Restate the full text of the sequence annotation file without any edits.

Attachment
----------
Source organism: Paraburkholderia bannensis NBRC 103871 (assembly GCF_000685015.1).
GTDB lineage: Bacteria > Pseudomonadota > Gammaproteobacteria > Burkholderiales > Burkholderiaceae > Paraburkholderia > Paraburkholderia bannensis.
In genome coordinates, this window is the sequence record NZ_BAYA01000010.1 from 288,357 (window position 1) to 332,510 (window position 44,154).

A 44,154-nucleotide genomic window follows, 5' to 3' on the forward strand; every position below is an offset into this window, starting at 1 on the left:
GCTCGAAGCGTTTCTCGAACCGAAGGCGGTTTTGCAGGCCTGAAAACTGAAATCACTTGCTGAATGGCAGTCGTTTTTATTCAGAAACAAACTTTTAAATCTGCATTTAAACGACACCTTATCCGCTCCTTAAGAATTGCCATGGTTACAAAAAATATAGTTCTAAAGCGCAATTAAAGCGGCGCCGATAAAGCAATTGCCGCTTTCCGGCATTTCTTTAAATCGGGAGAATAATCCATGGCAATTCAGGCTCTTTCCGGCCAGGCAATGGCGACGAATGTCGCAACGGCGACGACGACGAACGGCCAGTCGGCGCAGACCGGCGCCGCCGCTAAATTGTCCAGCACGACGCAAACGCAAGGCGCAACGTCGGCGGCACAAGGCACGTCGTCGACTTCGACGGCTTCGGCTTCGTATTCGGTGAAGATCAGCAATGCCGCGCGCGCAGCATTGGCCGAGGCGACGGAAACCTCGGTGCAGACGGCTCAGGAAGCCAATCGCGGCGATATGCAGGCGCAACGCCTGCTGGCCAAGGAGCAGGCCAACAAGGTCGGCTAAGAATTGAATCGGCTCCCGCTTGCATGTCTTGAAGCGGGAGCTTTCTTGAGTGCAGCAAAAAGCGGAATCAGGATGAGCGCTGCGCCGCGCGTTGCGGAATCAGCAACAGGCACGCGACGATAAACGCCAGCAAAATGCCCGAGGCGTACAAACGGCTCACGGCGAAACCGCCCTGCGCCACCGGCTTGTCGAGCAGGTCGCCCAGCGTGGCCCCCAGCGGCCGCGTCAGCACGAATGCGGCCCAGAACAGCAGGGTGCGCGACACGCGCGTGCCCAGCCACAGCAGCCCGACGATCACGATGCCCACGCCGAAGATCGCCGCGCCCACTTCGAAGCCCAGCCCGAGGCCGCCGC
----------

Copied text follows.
Source organism: Paraburkholderia bannensis NBRC 103871 (assembly GCF_000685015.1).
GTDB lineage: Bacteria > Pseudomonadota > Gammaproteobacteria > Burkholderiales > Burkholderiaceae > Paraburkholderia > Paraburkholderia bannensis.
In genome coordinates, this window is the sequence record NZ_BAYA01000010.1 from 288,357 (window position 1) to 332,510 (window position 44,154).

A 44,154-nucleotide genomic window follows, 5' to 3' on the forward strand; every position below is an offset into this window, starting at 1 on the left:
GCTCGAAGCGTTTCTCGAACCGAAGGCGGTTTTGCAGGCCTGAAAACTGAAATCACTTGCTGAATGGCAGTCGTTTTTATTCAGAAACAAACTTTTAAATCTGCATTTAAACGACACCTTATCCGCTCCTTAAGAATTGCCATGGTTACAAAAAATATAGTTCTAAAGCGCAATTAAAGCGGCGCCGATAAAGCAATTGCCGCTTTCCGGCATTTCTTTAAATCGGGAGAATAATCCATGGCAATTCAGGCTCTTTCCGGCCAGGCAATGGCGACGAATGTCGCAACGGCGACGACGACGAACGGCCAGTCGGCGCAGACCGGCGCCGCCGCTAAATTGTCCAGCACGACGCAAACGCAAGGCGCAACGTCGGCGGCACAAGGCACGTCGTCGACTTCGACGGCTTCGGCTTCGTATTCGGTGAAGATCAGCAATGCCGCGCGCGCAGCATTGGCCGAGGCGACGGAAACCTCGGTGCAGACGGCTCAGGAAGCCAATCGCGGCGATATGCAGGCGCAACGCCTGCTGGCCAAGGAGCAGGCCAACAAGGTCGGCTAAGAATTGAATCGGCTCCCGCTTGCATGTCTTGAAGCGGGAGCTTTCTTGAGTGCAGCAAAAAGCGGAATCAGGATGAGCGCTGCGCCGCGCGTTGCGGAATCAGCAACAGGCACGCGACGATAAACGCCAGCAAAATGCCCGAGGCGTACAAACGGCTCACGGCGAAACCGCCCTGCGCCACCGGCTTGTCGAGCAGGTCGCCCAGCGTGGCCCCCAGCGGCCGCGTCAGCACGAATGCGGCCCAGAACAGCAGGGTGCGCGACACGCGCGTGCCCAGCCACAGCAGCCCGACGATCACGATGCCCACGCCGAAGATCGCCGCGCCCACTTCGAAGCCCAGCCCGAGGCCGCCGC